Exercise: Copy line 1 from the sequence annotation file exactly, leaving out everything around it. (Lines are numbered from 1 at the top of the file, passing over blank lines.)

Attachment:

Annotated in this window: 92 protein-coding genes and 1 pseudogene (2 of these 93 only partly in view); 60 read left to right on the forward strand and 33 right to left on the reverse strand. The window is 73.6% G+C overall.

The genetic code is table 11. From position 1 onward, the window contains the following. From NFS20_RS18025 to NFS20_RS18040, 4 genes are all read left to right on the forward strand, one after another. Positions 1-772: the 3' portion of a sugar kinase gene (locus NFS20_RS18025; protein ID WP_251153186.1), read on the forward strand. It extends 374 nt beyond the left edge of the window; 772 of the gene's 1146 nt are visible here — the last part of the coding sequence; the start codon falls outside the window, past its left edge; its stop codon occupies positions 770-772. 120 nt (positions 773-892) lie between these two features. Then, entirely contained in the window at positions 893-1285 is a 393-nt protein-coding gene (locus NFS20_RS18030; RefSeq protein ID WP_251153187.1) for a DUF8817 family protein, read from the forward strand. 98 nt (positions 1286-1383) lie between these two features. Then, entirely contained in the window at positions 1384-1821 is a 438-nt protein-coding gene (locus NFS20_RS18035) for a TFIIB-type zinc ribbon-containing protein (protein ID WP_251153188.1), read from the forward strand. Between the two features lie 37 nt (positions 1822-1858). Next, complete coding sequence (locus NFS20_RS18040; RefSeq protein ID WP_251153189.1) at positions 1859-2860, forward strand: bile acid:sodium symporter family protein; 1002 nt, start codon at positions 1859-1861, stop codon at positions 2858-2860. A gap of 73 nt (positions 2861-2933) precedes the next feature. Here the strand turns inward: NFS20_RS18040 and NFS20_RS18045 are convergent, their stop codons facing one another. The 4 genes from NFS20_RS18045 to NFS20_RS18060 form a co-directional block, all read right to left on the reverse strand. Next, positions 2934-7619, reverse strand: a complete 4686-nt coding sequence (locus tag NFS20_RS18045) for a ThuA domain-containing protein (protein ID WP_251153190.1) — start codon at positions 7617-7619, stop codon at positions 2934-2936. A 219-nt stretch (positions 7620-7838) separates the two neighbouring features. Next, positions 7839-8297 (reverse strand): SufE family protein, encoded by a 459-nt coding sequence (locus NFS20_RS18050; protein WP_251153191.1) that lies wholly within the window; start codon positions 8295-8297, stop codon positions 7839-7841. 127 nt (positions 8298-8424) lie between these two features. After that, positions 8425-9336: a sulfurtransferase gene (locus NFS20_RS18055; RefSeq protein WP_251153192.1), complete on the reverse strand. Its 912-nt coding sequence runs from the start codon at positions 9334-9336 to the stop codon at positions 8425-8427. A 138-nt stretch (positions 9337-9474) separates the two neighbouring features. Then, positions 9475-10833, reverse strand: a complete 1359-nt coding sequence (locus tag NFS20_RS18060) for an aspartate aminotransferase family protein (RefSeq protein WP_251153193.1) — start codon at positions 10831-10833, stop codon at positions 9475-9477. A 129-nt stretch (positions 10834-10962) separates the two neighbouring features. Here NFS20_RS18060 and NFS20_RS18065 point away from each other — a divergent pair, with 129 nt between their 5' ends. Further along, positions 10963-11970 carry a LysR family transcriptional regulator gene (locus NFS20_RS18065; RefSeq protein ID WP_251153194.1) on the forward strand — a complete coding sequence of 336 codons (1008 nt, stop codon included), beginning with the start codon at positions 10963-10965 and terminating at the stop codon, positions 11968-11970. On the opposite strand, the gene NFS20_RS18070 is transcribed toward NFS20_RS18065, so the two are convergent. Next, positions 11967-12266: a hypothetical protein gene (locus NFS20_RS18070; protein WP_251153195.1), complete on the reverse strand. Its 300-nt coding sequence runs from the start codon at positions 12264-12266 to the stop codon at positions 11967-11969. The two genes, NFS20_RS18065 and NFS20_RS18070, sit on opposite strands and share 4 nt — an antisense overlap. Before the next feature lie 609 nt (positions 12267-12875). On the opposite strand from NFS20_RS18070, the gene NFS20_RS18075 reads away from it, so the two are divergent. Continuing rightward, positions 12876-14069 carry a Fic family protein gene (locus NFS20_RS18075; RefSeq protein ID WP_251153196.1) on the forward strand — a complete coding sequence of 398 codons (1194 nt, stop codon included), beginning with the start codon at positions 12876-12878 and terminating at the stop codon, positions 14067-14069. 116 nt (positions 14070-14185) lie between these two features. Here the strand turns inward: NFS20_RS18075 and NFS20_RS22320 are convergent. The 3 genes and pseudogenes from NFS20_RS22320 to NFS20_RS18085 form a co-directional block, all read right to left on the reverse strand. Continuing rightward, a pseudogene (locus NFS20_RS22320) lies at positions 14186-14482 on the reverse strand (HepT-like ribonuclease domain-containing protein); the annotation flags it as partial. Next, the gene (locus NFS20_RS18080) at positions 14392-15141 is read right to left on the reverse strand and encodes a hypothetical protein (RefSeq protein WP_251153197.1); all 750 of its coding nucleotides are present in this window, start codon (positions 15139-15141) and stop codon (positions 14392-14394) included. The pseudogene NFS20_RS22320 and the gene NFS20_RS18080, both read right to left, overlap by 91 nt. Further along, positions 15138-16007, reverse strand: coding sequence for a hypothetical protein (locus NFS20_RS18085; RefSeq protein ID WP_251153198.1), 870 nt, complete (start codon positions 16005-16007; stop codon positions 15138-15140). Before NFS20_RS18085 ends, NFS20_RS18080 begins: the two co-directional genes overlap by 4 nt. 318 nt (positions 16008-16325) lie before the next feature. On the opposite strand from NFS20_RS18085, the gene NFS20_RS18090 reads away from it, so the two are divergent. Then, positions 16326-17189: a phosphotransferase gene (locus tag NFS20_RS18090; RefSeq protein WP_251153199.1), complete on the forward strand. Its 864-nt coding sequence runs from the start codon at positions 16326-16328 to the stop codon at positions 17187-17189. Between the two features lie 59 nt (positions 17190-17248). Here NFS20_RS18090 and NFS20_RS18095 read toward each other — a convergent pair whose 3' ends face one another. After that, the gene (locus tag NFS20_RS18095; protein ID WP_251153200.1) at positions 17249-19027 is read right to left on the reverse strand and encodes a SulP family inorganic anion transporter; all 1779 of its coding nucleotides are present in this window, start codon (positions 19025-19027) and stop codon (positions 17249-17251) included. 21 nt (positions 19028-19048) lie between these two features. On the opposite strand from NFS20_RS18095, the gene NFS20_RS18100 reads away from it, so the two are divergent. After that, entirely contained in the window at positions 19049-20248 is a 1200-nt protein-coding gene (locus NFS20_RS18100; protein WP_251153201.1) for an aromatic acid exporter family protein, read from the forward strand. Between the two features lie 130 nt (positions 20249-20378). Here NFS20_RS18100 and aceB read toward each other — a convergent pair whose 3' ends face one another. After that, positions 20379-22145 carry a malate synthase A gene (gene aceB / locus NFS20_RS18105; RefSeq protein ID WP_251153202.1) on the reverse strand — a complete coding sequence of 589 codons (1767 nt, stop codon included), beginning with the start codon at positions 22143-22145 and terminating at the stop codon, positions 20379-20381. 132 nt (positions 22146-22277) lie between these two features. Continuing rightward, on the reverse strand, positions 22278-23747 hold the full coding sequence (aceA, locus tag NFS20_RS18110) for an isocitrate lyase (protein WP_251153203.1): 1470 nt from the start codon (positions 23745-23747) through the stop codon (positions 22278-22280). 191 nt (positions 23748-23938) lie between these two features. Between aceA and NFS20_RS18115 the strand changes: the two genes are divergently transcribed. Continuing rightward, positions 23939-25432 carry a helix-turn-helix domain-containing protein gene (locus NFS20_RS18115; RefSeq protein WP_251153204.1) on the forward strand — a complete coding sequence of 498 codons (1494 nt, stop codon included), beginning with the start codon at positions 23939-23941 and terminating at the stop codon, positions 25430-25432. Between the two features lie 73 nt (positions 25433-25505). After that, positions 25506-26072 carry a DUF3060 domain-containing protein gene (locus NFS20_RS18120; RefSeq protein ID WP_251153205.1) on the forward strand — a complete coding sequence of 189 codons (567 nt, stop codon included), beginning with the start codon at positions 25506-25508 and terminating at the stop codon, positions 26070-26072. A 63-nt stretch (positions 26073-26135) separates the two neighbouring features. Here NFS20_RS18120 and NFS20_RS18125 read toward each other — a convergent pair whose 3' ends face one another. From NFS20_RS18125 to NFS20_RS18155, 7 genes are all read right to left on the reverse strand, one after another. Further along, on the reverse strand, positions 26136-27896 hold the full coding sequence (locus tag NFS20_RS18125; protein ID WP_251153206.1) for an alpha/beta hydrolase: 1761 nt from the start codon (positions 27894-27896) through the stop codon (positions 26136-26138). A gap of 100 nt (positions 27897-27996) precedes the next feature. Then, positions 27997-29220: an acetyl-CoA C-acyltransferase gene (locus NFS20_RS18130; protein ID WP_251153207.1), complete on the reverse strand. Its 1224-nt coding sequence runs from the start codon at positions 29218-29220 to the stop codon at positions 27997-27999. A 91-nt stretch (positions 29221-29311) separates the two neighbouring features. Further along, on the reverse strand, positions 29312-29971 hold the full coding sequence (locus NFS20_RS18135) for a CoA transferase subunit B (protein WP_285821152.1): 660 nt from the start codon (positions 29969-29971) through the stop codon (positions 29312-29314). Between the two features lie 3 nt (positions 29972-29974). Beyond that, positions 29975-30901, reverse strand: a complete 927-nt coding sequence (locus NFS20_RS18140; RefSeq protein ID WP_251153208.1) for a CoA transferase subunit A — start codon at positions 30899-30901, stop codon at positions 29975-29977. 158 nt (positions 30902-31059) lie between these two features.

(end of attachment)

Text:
Annotated in this window: 92 protein-coding genes and 1 pseudogene (2 of these 93 only partly in view); 60 read left to right on the forward strand and 33 right to left on the reverse strand. The window is 73.6% G+C overall.